Somewhere in the decade around 1430 — with King Henry VI on the English throne — one of the earliest, still extant, cook books was being written called “Potage Dyvers“. It included a list of ingredients (or “bills of fare”) for what, looking at some of them, were likely to be destined to be used exclusively for those planning the most expensive of banquets, available only to the richest in the country. The one I highlight below contains quantities and a range of spices that would have been far beyond the means of us common folk. But ’twas ever thus – these are merely early versions of the modern taste for Beluga caviar or Wagyu beef*.
*[ Yeah, OK, guilty as charged yer honour on those two…]
This graphic shows the page detailing the preparation of “pompys”; to you and me, meatballs
[Interestingly, by now nearly 400 years after the Norman invasion, we’re still using (albeit altered) versions of the original French words e.g. ‘let‘ rather than ‘lait‘ for milk and ‘fryit‘ instead of ‘froid‘ for cold.]
The lack of any precise weights or amounts suggests that it may have been employed as an aide memoire for those household servants responsible for ordering, stocking and managing the huge quantities of exotic ingredients they had to employ. It would also have worked as a guide for the chefs who travelled as part of the extensive supply train that had to accompany their masters as the latter paraded around the country on a seemingly endless circular set of visits to other rich houses. Think of it as the equivalent of the modern day coffee table book of glossy photographs of hugely expensive consumer items; a bragging guide and an attempt at one-upmanship.
Along with clothing materials such as satin, cambric and lawn, using these exotic (and thus obviously expensive ingredients) were also a sine qua non of catering, to ensure that your status as a noble family with access to a huge treasure chest was completely obvious every time your guests sat down to eat at your table. At least by then they’d moved on from the fashion popular with the richest Egyptians whose guests were given a cone of perfumed fat to put on their heads. It slowly melted, allegedly leaving the wearer smelling ‘nice’…
The recipe, such as it is, reads as follows:
MODERN ENGLISH: Take beef, pork or veal – one of them – and raw. Chop it up at the dresser, then grind it in a mortar as small as you can. Then add raw yolks of eggs, wine, and a little white sugar. Also add powdered pepper, mace, cloves, cubeb [a pungent Indonesian spice], canella [an inferior form of cinnamon], cinnamon, and salt, and a little saffron. Then make it into small pellets, round enough. Make sure you have a good pot of fresh broth of beef or capon, and ladle it on and let it boil till they are done enough. Then take good milk of almonds, with cold fresh broth of beef, veal, mutton or capon, and mix it with rice flour and with the spices. And at the dresser, put the pellets in a dish, and then pour on the sauce, and serve. Or else make a good syrup and lay the pellets on top at the dresser, and that is good service.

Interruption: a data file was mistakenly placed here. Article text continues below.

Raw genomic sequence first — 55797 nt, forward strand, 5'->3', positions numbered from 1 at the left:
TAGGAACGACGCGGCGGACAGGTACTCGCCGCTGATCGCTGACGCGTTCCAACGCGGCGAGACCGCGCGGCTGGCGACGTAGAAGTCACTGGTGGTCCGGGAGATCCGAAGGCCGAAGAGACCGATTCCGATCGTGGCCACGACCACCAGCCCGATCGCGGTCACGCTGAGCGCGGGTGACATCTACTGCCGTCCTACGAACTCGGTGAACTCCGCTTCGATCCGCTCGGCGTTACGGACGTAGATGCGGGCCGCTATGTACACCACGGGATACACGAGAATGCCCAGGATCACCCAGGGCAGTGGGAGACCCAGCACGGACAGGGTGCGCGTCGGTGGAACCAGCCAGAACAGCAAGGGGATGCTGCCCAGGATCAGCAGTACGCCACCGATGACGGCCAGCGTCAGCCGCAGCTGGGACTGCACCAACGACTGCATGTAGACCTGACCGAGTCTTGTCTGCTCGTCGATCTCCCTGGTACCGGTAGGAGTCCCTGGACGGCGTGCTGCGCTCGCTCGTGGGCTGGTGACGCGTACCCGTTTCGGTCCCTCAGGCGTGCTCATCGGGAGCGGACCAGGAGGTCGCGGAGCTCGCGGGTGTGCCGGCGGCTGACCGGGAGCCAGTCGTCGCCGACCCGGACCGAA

Take Beef, Porke, or Vele, on of hem, & raw, alle to choppe it atte þe dressoure. þan grynd hem in a morter as smal as þou may. þan caste þer to Raw jolkys of Eyroun wyn an a lytil whyte […] caste also þer to pouder pepyr & Macys Clowes Quybibys pouder Canelle Synamoun & Salt & a lytil Safroun. þen take & make smale Pelettys round ynow. & loke þat þou haue a fayre potte of Freysshe broþe of bef or of Capoun, & euer þrow hem þer-on & lete hem sethe tyl þat þey ben y-now. þen take & draw vppe a þryfty mylke of Almaundys with cold freysshe broþe of Bef, Vele, Moton, oþer Capoun. & a-lye it with floure of Rys & with Spycerye. & atte þe dressoure ley þes pelettys in a dysshe. & þen pore þin sewe aneward, & serue in, or ellys make a gode þryfty Syryppe & ley þin pelettys atte þe dressoure þer on, & þat is gode seruyse.
I’ll be reporting back shortly on how they taste…
[The translation and graphic come courtesy of the British Library. Shelfmark: Harley MS 279]